1 Corinthians 13:1
Though I speak with the tongues of men and of angels, and have not charity, I am become as sounding brass, or a tinkling cymbal.…
The word rendered "charity" in the Old Version, and "love" in the Revised Version of our New Testament, is not a classical substantive. It is emphatically a Christian term. And this need not be wondered at; for as the virtue itself is one, if not created, yet developed by Christianity, it is what might have been expected to find that the thing gave rise to the name. This chapter has been called a psalm of love, and is admired both for its elevated thinking and its melodious diction, whilst to such as are imbued with the true Christian spirit it is especially congenial and delightful.
I. MISCONCEPTIONS HAVE TO BE REMOVED. E.g.:
1. The use of the word "charity" is ambiguous. It is often used as equivalent to tolerance, as in the phrase, "the judgment of charity;" and often as synonymous with "almsgiving," as in the sad proverb, "Cold as charity." Neither of these uses meets the requirements of the text.
2. "Love" is also an ambiguous word, being commonly applied to the feeling of attraction and attachment between young people of opposite sexes - a usage which evidently has no applicability here.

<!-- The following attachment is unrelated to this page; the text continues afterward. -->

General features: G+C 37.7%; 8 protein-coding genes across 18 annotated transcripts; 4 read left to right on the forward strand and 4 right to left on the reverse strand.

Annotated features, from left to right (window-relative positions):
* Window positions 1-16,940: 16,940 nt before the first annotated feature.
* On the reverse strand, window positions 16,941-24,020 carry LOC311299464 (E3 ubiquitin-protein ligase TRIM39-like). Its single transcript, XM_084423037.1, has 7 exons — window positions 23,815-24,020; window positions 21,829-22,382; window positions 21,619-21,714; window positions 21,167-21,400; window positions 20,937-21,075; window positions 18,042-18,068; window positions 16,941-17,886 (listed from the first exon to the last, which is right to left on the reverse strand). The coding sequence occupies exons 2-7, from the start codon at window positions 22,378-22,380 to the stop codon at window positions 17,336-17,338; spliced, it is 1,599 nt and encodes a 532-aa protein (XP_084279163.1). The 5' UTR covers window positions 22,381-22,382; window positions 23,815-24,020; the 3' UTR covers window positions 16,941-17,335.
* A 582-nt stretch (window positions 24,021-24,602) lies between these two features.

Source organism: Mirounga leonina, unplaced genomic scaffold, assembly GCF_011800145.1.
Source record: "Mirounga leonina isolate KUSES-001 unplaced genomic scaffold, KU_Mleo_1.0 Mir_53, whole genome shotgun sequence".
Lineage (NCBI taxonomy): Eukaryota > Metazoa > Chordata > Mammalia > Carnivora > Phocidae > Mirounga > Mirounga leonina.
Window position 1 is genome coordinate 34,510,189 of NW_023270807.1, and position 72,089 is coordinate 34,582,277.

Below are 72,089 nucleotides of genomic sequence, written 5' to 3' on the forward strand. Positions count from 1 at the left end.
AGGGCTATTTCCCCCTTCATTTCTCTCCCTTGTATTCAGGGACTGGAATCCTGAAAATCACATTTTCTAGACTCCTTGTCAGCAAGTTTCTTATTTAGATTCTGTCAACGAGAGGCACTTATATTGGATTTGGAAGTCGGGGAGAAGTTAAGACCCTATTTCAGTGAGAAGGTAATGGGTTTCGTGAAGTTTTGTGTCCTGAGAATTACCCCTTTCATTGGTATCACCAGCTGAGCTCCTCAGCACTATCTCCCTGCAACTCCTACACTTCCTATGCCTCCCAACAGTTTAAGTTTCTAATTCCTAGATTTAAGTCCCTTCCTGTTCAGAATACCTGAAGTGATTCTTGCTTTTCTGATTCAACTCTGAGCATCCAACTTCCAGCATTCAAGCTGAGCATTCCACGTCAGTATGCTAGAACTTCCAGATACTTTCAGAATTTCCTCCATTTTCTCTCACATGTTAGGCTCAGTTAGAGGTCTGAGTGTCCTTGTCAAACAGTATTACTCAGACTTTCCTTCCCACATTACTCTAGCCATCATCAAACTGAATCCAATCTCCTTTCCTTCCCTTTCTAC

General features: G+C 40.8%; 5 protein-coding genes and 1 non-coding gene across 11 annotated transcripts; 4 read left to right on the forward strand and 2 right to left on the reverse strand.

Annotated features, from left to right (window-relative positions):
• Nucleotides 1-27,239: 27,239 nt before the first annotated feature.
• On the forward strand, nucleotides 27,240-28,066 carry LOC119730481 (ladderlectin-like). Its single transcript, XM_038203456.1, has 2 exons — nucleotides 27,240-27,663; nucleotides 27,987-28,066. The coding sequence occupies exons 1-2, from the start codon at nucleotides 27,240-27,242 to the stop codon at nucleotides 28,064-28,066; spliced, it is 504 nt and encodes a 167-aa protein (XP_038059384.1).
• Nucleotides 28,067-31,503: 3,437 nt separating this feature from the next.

II. THE NATURE OF CHRISTIAN LOVE HAS TO BE EXPLAINED.
1. It is between one human being and another. The question is not of reverent love to God, but of the mutual feelings of those endowed with the same spiritual nature.
2. It is a sentiment, and there is no love where there is simply a principle of action, cold and unimpassioned.
3. It is a sentiment which governs conduct, restraining men from injuring or slandering one another, and impelling them to mutual assistance.
III. THE SOURCE OF CHRISTIAN LOVE HAS TO BE TRACED.
1. Its true and ultimate origin is in the nature of God, who is love.
2. Its introduction among men is chiefly owing to the Lord Jesus, who was the gift of the Father's love, whose whole ministry to earth was a revelation of love, and whose benevolent conduct and sacrificial death were the fruit of love.
3. Its individual power and social efficacy are owing to the presence and operation of the Spirit of God. Not without significance is love mentioned first in the inventory of the fruits of the Spirit, which are these: love, joy, peace, etc.
IV. THE EXCELLENCY OF CHRISTIAN LOVE HAS TO BE EXHIBITED. This is done in this chapter, systematically, in several ways.
1. It is superior to the supernatural gifts generously bestowed upon the Church in the first age.
2. It is the motive to dispositions and actions of the highest degree of moral beauty.
3. It will survive all that is most prized by man as intellectually precious and desirable.
4. It is superior even to gifts, or rather graces, so lovely and admirable as are faith and hope. - T.
Parallel VersesKJV: Though I speak with the tongues of men and of angels, and have not charity, I am become as sounding brass, or a tinkling cymbal.